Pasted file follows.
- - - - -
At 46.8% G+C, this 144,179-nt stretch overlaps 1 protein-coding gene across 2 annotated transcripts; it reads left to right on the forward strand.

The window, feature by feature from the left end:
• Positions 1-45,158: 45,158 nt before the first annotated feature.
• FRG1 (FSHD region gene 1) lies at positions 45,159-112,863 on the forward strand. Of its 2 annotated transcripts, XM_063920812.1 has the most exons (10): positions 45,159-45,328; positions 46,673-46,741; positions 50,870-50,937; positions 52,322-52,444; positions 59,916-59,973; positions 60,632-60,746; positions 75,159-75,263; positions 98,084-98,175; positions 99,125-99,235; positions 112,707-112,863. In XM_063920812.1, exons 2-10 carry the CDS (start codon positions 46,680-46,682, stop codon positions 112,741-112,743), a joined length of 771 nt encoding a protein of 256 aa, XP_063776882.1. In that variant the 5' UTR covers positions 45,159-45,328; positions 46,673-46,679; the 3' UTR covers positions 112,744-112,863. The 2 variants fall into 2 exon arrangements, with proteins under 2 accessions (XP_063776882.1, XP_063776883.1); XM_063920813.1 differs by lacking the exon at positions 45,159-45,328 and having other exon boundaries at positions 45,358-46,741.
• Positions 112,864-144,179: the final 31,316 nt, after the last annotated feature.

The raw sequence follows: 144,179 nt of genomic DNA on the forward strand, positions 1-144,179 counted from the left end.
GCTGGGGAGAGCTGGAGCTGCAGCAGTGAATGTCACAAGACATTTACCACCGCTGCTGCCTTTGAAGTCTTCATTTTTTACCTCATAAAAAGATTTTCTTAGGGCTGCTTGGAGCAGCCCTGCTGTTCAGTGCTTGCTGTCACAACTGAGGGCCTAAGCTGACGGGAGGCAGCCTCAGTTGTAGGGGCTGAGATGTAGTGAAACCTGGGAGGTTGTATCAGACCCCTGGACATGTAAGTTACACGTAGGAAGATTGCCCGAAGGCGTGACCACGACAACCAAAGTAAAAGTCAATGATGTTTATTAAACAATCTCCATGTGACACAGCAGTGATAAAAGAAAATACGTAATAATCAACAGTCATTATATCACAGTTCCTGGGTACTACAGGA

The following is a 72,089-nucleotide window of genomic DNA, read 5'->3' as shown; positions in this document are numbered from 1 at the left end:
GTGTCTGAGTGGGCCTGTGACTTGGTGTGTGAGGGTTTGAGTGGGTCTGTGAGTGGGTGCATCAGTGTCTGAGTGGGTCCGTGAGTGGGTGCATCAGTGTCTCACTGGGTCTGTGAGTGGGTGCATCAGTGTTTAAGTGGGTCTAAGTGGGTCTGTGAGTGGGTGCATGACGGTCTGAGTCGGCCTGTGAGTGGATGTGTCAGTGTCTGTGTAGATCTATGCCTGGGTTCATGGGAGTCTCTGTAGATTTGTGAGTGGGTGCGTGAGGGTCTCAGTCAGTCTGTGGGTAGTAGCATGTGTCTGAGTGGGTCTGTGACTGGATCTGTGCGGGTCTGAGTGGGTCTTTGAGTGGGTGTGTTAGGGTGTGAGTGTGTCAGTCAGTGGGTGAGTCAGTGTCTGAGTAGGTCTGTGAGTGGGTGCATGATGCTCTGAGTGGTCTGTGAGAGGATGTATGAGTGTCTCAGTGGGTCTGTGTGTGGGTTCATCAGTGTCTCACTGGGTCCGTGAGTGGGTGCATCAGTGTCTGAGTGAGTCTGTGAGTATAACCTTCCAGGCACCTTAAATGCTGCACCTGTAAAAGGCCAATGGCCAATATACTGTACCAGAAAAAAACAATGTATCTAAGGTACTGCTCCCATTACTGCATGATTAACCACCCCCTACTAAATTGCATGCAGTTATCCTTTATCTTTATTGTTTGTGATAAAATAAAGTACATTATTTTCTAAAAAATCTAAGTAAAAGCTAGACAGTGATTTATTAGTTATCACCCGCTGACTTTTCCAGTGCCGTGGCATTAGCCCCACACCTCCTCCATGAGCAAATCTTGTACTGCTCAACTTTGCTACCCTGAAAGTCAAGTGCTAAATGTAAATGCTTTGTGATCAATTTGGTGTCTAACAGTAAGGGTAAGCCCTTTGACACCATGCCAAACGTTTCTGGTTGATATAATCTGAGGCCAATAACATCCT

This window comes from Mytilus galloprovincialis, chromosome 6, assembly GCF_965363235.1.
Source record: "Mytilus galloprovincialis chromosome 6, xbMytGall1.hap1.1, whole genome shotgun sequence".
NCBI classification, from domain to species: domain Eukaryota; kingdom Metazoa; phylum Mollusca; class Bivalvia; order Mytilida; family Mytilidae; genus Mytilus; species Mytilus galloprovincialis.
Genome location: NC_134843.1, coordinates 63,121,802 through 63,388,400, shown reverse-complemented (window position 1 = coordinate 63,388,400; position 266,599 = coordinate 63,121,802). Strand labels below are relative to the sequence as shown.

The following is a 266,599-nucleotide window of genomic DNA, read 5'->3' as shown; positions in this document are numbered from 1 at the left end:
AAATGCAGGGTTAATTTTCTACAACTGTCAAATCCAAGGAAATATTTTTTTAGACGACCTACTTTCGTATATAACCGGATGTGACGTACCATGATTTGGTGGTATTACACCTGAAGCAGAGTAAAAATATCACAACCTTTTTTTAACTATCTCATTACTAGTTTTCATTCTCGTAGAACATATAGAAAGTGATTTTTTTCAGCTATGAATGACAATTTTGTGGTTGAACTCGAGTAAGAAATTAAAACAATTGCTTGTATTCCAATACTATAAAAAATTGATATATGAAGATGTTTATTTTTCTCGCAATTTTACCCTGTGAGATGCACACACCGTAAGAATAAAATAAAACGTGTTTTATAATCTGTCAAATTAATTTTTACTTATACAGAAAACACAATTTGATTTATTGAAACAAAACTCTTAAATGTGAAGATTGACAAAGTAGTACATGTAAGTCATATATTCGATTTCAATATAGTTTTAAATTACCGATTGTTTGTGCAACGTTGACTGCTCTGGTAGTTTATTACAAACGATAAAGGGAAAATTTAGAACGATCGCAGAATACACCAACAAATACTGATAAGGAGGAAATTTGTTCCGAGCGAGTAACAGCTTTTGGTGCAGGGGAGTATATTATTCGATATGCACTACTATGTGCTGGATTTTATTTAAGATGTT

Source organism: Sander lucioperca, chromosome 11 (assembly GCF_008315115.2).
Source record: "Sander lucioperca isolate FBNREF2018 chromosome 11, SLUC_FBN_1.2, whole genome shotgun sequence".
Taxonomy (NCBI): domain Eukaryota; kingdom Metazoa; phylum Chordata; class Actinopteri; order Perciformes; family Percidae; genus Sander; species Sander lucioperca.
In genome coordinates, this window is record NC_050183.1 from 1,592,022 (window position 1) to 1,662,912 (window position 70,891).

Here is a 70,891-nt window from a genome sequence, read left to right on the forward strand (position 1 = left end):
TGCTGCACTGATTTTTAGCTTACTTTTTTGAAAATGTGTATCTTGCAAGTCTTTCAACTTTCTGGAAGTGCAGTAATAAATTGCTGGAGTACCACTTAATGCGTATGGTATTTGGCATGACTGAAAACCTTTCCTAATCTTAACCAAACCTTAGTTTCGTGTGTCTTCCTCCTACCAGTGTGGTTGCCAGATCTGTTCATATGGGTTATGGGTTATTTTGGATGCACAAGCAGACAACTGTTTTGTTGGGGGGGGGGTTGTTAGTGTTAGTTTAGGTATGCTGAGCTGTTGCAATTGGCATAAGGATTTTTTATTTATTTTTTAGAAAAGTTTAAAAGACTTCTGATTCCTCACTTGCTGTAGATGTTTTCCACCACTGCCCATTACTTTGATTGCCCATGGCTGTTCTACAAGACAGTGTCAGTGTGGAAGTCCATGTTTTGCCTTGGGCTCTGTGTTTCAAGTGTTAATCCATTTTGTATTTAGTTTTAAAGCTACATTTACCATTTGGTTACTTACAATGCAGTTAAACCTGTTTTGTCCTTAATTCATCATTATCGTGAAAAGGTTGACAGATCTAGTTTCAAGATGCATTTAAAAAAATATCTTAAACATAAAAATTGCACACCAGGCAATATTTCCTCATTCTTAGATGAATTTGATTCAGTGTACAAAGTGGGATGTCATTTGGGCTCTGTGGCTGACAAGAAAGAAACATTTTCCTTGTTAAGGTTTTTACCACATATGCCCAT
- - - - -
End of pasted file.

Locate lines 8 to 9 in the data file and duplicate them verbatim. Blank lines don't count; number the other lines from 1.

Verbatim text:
The following is a 72,089-nucleotide window of genomic DNA, read 5'->3' as shown; positions in this document are numbered from 1 at the left end:
GTGTCTGAGTGGGCCTGTGACTTGGTGTGTGAGGGTTTGAGTGGGTCTGTGAGTGGGTGCATCAGTGTCTGAGTGGGTCCGTGAGTGGGTGCATCAGTGTCTCACTGGGTCTGTGAGTGGGTGCATCAGTGTTTAAGTGGGTCTAAGTGGGTCTGTGAGTGGGTGCATGACGGTCTGAGTCGGCCTGTGAGTGGATGTGTCAGTGTCTGTGTAGATCTATGCCTGGGTTCATGGGAGTCTCTGTAGATTTGTGAGTGGGTGCGTGAGGGTCTCAGTCAGTCTGTGGGTAGTAGCATGTGTCTGAGTGGGTCTGTGACTGGATCTGTGCGGGTCTGAGTGGGTCTTTGAGTGGGTGTGTTAGGGTGTGAGTGTGTCAGTCAGTGGGTGAGTCAGTGTCTGAGTAGGTCTGTGAGTGGGTGCATGATGCTCTGAGTGGTCTGTGAGAGGATGTATGAGTGTCTCAGTGGGTCTGTGTGTGGGTTCATCAGTGTCTCACTGGGTCCGTGAGTGGGTGCATCAGTGTCTGAGTGAGTCTGTGAGTATAACCTTCCAGGCACCTTAAATGCTGCACCTGTAAAAGGCCAATGGCCAATATACTGTACCAGAAAAAAACAATGTATCTAAGGTACTGCTCCCATTACTGCATGATTAACCACCCCCTACTAAATTGCATGCAGTTATCCTTTATCTTTATTGTTTGTGATAAAATAAAGTACATTATTTTCTAAAAAATCTAAGTAAAAGCTAGACAGTGATTTATTAGTTATCACCCGCTGACTTTTCCAGTGCCGTGGCATTAGCCCCACACCTCCTCCATGAGCAAATCTTGTACTGCTCAACTTTGCTACCCTGAAAGTCAAGTGCTAAATGTAAATGCTTTGTGATCAATTTGGTGTCTAACAGTAAGGGTAAGCCCTTTGACACCATGCCAAACGTTTCTGGTTGATATAATCTGAGGCCAATAACATCCT